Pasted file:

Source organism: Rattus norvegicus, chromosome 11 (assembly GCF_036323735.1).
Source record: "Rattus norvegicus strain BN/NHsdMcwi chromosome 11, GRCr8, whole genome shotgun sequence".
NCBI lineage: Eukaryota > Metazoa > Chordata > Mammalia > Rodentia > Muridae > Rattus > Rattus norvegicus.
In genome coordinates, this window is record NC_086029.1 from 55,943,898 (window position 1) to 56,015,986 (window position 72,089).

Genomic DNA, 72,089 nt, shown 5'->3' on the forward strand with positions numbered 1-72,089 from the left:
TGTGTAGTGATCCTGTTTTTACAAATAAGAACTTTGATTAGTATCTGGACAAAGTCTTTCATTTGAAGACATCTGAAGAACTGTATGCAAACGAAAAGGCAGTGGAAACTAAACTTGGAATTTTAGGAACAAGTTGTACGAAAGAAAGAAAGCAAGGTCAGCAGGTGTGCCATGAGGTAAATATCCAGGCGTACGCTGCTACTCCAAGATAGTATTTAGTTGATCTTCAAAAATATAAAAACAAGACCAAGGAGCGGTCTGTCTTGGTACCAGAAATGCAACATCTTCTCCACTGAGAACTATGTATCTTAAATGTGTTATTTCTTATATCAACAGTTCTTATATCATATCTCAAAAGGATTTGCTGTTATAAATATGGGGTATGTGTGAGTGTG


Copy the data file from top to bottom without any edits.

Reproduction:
Source organism: Rattus norvegicus, chromosome 11 (assembly GCF_036323735.1).
Source record: "Rattus norvegicus strain BN/NHsdMcwi chromosome 11, GRCr8, whole genome shotgun sequence".
NCBI lineage: Eukaryota > Metazoa > Chordata > Mammalia > Rodentia > Muridae > Rattus > Rattus norvegicus.
In genome coordinates, this window is record NC_086029.1 from 55,943,898 (window position 1) to 56,015,986 (window position 72,089).

Genomic DNA, 72,089 nt, shown 5'->3' on the forward strand with positions numbered 1-72,089 from the left:
TGTGTAGTGATCCTGTTTTTACAAATAAGAACTTTGATTAGTATCTGGACAAAGTCTTTCATTTGAAGACATCTGAAGAACTGTATGCAAACGAAAAGGCAGTGGAAACTAAACTTGGAATTTTAGGAACAAGTTGTACGAAAGAAAGAAAGCAAGGTCAGCAGGTGTGCCATGAGGTAAATATCCAGGCGTACGCTGCTACTCCAAGATAGTATTTAGTTGATCTTCAAAAATATAAAAACAAGACCAAGGAGCGGTCTGTCTTGGTACCAGAAATGCAACATCTTCTCCACTGAGAACTATGTATCTTAAATGTGTTATTTCTTATATCAACAGTTCTTATATCATATCTCAAAAGGATTTGCTGTTATAAATATGGGGTATGTGTGAGTGTG